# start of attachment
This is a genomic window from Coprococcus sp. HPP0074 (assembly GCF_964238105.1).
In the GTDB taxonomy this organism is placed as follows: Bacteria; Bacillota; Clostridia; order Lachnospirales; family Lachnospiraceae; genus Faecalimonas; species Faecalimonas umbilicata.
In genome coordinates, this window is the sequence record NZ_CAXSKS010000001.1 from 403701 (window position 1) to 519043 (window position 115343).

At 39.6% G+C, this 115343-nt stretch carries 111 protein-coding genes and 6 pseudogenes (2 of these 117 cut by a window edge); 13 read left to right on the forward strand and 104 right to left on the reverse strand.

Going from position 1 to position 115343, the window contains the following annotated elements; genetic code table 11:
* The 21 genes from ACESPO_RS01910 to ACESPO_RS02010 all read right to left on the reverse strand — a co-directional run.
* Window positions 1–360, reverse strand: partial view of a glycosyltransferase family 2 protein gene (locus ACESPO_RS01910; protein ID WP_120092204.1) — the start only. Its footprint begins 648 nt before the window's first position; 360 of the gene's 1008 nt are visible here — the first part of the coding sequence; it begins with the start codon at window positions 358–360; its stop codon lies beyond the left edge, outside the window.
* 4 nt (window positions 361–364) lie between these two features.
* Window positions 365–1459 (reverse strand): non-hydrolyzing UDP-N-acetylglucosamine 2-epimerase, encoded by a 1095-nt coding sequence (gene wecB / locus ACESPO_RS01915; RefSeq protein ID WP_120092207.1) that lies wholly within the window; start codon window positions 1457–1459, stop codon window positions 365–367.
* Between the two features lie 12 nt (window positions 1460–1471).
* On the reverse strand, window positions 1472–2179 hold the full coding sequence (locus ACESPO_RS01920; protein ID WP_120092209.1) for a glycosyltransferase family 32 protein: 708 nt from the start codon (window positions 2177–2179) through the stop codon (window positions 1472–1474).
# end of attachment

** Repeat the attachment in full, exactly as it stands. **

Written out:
This is a genomic window from Coprococcus sp. HPP0074 (assembly GCF_964238105.1).
In the GTDB taxonomy this organism is placed as follows: Bacteria; Bacillota; Clostridia; order Lachnospirales; family Lachnospiraceae; genus Faecalimonas; species Faecalimonas umbilicata.
In genome coordinates, this window is the sequence record NZ_CAXSKS010000001.1 from 403701 (window position 1) to 519043 (window position 115343).

At 39.6% G+C, this 115343-nt stretch carries 111 protein-coding genes and 6 pseudogenes (2 of these 117 cut by a window edge); 13 read left to right on the forward strand and 104 right to left on the reverse strand.

Going from position 1 to position 115343, the window contains the following annotated elements; genetic code table 11:
* The 21 genes from ACESPO_RS01910 to ACESPO_RS02010 all read right to left on the reverse strand — a co-directional run.
* Window positions 1–360, reverse strand: partial view of a glycosyltransferase family 2 protein gene (locus ACESPO_RS01910; protein ID WP_120092204.1) — the start only. Its footprint begins 648 nt before the window's first position; 360 of the gene's 1008 nt are visible here — the first part of the coding sequence; it begins with the start codon at window positions 358–360; its stop codon lies beyond the left edge, outside the window.
* 4 nt (window positions 361–364) lie between these two features.
* Window positions 365–1459 (reverse strand): non-hydrolyzing UDP-N-acetylglucosamine 2-epimerase, encoded by a 1095-nt coding sequence (gene wecB / locus ACESPO_RS01915; RefSeq protein ID WP_120092207.1) that lies wholly within the window; start codon window positions 1457–1459, stop codon window positions 365–367.
* Between the two features lie 12 nt (window positions 1460–1471).
* On the reverse strand, window positions 1472–2179 hold the full coding sequence (locus ACESPO_RS01920; protein ID WP_120092209.1) for a glycosyltransferase family 32 protein: 708 nt from the start codon (window positions 2177–2179) through the stop codon (window positions 1472–1474).